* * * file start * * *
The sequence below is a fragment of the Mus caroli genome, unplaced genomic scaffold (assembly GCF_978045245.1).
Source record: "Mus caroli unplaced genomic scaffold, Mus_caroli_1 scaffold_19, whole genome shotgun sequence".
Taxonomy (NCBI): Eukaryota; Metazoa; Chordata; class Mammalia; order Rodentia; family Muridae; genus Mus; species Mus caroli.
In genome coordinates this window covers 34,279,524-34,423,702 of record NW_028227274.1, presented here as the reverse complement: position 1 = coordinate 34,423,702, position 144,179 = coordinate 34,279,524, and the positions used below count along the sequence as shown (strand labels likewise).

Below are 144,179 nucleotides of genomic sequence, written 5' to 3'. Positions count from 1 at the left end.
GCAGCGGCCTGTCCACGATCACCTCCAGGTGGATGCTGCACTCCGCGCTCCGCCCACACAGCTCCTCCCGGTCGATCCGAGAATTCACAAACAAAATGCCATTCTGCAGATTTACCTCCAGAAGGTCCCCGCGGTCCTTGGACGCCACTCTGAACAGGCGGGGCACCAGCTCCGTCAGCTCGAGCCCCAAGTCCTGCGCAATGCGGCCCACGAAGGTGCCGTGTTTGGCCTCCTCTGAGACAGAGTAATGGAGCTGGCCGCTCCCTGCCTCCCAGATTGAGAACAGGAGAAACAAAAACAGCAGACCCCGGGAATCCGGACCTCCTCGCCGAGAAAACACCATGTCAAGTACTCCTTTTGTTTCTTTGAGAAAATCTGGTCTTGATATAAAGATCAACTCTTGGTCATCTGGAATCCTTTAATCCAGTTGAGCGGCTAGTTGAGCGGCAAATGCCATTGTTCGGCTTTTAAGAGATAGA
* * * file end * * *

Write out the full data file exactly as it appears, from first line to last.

The sequence below is a fragment of the Mus caroli genome, unplaced genomic scaffold (assembly GCF_978045245.1).
Source record: "Mus caroli unplaced genomic scaffold, Mus_caroli_1 scaffold_19, whole genome shotgun sequence".
Taxonomy (NCBI): Eukaryota; Metazoa; Chordata; class Mammalia; order Rodentia; family Muridae; genus Mus; species Mus caroli.
In genome coordinates this window covers 34,279,524-34,423,702 of record NW_028227274.1, presented here as the reverse complement: position 1 = coordinate 34,423,702, position 144,179 = coordinate 34,279,524, and the positions used below count along the sequence as shown (strand labels likewise).

Below are 144,179 nucleotides of genomic sequence, written 5' to 3'. Positions count from 1 at the left end.
GCAGCGGCCTGTCCACGATCACCTCCAGGTGGATGCTGCACTCCGCGCTCCGCCCACACAGCTCCTCCCGGTCGATCCGAGAATTCACAAACAAAATGCCATTCTGCAGATTTACCTCCAGAAGGTCCCCGCGGTCCTTGGACGCCACTCTGAACAGGCGGGGCACCAGCTCCGTCAGCTCGAGCCCCAAGTCCTGCGCAATGCGGCCCACGAAGGTGCCGTGTTTGGCCTCCTCTGAGACAGAGTAATGGAGCTGGCCGCTCCCTGCCTCCCAGATTGAGAACAGGAGAAACAAAAACAGCAGACCCCGGGAATCCGGACCTCCTCGCCGAGAAAACACCATGTCAAGTACTCCTTTTGTTTCTTTGAGAAAATCTGGTCTTGATATAAAGATCAACTCTTGGTCATCTGGAATCCTTTAATCCAGTTGAGCGGCTAGTTGAGCGGCAAATGCCATTGTTCGGCTTTTAAGAGATAGA